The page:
Sen. Kamala Harris (D-Calif.) is expected to join McDonald’s workers in Iowa on Saturday as they strike to demand a $15 hourly wage and the right to form a union.
The California senator and Democratic 2020 hopeful revealed her plans to HuffPost on Wednesday, saying she would work to defend union rights if elected president.
“I have fought with organized labor throughout my career and I’m proud to stand in solidarity with McDonald’s workers in Iowa fighting for the wages and benefits they deserve,” Harris said. “Unions built the middle class and yet they are under attack from the Supreme Court to the White House. We need a leader and president who will stand with unions and working people ― I have been that leader and will be that president.”
Saturday’s strike is part of the union-backed Fight for $15 movement demanding an increase in the minimum wage for workers in numerous industries across the country.
Sherry Currie, a 48-year-old McDonald’s cashier in Des Moines, said she earns $8.50 an hour and struggles to support herself and her three daughters.
“It’s just not possible,” Currie said. “Every month I struggle to pay my bills while also dealing with disrespect at work. Meanwhile, McDonald’s is making billions in profits thanks to workers like me.”
Currie and other McDonald’s workers are fighting for union rights in an attempt to address systemic problems like low wages, sexual harassment and workplace violence at the world’s largest restaurant chain.
“Having the right to come together and form a union with my co-workers would allow us to help fix big problems like low wages and workplace harassment. With this week’s strike, we demand McDonald’s listen to us,” Currie said.
McDonald’s has been accused of retaliating against union activists, even winding up in a trial at the federal labor board in 2016.
“The average starting wage at corporate-owned restaurants is over $10 per hour and exceeds the federal minimum wage,” a company spokesperson told HuffPost on Wednesday. “McDonald’s believes elected leaders have a responsibility to set, debate and change mandated minimum wages and does not lobby against or participate in any activities opposing raising the minimum wage. McDonald’s recognizes the rights under the law of individual employees to choose to join – or choose not to join – labor organizations.”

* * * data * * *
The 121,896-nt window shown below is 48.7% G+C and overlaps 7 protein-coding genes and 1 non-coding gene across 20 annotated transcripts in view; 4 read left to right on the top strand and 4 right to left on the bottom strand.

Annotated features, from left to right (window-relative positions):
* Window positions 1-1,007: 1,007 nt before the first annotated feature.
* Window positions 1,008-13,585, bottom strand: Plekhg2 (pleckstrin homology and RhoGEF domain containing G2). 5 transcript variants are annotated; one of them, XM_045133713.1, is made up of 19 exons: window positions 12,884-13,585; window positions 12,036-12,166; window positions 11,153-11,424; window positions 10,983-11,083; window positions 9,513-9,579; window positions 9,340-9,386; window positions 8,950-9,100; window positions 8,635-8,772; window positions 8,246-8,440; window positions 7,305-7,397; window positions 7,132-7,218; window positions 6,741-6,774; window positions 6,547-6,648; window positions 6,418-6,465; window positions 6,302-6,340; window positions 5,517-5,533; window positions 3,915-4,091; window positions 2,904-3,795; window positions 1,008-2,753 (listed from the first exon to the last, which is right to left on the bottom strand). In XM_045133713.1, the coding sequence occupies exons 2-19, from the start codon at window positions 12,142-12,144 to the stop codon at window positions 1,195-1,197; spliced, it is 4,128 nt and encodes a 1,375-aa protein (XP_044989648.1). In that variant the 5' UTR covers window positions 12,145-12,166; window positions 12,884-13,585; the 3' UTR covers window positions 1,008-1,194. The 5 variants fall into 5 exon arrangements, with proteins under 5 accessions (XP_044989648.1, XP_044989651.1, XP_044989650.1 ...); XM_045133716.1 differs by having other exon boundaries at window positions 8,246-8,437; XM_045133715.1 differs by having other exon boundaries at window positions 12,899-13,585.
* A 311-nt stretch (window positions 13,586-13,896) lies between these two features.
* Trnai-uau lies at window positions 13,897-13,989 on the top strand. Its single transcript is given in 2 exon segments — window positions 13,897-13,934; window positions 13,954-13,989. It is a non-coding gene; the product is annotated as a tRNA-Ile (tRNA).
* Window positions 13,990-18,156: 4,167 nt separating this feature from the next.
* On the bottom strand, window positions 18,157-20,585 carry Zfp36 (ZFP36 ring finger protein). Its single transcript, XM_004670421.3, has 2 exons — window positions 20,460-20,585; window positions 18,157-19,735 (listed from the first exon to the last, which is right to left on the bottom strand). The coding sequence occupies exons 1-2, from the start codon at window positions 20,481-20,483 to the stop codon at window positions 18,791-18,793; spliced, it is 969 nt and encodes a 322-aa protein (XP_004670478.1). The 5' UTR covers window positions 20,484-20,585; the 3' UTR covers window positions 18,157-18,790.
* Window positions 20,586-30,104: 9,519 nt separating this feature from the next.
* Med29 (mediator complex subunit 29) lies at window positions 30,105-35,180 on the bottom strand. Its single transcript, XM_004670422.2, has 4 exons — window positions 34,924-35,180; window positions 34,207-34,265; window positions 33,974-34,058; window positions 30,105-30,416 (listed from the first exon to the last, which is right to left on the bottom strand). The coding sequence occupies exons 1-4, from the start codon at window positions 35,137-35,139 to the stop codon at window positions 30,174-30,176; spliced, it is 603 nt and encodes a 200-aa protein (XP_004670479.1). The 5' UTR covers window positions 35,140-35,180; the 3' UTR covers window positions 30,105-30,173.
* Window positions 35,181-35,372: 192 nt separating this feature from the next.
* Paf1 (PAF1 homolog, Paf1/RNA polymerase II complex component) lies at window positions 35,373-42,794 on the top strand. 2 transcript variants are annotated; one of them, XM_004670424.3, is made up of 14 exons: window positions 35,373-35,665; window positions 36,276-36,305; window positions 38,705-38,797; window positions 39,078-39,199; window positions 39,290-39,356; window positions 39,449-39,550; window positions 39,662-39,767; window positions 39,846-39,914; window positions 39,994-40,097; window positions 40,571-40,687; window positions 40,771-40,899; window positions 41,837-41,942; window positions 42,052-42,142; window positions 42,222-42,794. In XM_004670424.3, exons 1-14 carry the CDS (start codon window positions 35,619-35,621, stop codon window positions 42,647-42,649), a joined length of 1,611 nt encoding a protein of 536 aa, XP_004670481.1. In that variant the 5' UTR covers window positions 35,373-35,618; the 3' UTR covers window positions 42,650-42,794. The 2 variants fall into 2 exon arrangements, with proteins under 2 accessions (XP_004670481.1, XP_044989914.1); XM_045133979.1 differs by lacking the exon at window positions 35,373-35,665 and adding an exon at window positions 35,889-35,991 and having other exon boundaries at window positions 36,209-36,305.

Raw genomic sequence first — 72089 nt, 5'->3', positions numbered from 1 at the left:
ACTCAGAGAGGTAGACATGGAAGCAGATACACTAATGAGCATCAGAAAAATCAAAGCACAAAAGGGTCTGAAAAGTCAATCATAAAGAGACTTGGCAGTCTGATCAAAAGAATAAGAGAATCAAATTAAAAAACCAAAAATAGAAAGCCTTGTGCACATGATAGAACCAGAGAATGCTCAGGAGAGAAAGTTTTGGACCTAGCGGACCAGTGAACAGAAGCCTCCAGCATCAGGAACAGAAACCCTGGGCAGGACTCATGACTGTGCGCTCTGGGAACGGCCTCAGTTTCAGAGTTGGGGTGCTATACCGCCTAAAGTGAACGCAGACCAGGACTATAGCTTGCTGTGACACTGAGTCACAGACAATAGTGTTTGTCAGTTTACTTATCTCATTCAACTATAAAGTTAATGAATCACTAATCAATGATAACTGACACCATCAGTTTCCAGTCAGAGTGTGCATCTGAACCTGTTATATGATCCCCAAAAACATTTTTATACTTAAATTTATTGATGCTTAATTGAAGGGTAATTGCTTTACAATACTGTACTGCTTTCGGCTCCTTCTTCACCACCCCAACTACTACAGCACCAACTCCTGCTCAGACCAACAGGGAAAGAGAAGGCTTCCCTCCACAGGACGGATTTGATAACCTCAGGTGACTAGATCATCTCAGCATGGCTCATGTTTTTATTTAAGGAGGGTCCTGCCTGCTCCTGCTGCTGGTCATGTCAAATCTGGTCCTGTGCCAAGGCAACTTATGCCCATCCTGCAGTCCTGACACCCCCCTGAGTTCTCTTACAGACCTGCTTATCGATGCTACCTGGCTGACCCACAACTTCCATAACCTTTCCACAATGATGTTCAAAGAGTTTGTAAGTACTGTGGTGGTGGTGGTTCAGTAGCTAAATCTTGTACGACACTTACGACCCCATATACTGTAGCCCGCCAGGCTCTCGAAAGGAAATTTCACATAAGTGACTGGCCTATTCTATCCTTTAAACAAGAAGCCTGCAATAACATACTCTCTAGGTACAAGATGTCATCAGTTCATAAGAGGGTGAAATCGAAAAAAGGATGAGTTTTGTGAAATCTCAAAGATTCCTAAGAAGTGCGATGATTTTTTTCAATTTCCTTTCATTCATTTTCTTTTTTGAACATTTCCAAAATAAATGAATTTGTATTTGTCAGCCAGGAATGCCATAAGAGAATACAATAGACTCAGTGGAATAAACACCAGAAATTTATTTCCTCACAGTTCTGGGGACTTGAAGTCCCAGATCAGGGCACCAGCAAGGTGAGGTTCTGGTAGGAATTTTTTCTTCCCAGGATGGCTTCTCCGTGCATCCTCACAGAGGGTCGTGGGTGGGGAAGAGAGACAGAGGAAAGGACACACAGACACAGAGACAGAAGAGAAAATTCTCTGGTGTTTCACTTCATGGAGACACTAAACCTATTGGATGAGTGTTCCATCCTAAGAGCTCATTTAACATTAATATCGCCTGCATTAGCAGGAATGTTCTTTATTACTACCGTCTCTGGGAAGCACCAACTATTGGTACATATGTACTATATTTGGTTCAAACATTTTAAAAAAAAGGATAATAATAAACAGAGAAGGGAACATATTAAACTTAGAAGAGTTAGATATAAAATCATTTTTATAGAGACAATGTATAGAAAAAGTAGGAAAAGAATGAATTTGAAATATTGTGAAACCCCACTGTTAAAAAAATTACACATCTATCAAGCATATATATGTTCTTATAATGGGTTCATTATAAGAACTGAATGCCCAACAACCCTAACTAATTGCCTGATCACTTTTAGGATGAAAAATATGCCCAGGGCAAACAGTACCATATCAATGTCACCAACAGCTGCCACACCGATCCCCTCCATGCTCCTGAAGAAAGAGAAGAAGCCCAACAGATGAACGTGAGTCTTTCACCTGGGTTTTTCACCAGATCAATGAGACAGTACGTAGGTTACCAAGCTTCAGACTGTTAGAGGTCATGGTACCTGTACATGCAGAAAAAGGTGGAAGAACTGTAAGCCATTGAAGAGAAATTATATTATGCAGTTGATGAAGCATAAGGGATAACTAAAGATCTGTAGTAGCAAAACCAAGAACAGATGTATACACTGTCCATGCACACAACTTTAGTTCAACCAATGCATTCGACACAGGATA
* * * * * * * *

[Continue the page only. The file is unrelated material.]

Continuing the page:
Harris previously joined McDonald’s workers striking in Las Vegas in June, where she spoke of her own experience working at the fast-food chain.
“I was a student when I worked at McDonald’s,” the senator said. “There was not a family relying on me to pay the rent, put food on the table.”
She continued: “But the reality of McDonald’s is that a majority of the folks who are working there today are relying on that income to sustain a household and a family. We have got to recognize that working people deserve livable wages.”
Several other Democratic 2020 candidates, including Sen. Cory Booker (D-N.J.), former Housing Secretary Julián Castro, Sen. Bernie Sanders (I-Vt.), South Bend, Indiana, Mayor Pete Buttigieg, and Rep. Beto O’Rourke (D-Texas) have also joined McDonald’s workers in recent protests. Almost every other Democrat in the race has voiced their support for the workers in one way or another.
Activists see this widespread support for the cause as a tidal shift in the country’s thinking on labor unions and the minimum wage. The U.S. House of Representatives voted in July to raise the federal minimum wage to $15 an hour by 2025. California and New York have passed laws raising the minimum wage to $15 an hour. Many other cities and states around the country have proposed doing likewise.
Mary Kay Henry, president of the Service Employees International Union, which backs the Fight for $15 campaign, said she will join the strike line with Harris and McDonald’s workers on Saturday.
“It’s time to rewrite the rules so workers can come together across the fast-food industry to negotiate with companies, including McDonald’s,” she said. “We’re demanding workers have a true seat at the table with McDonald’s and all corporations.”
This story has been updated with comment from McDonald’s.
This article originally appeared on HuffPost.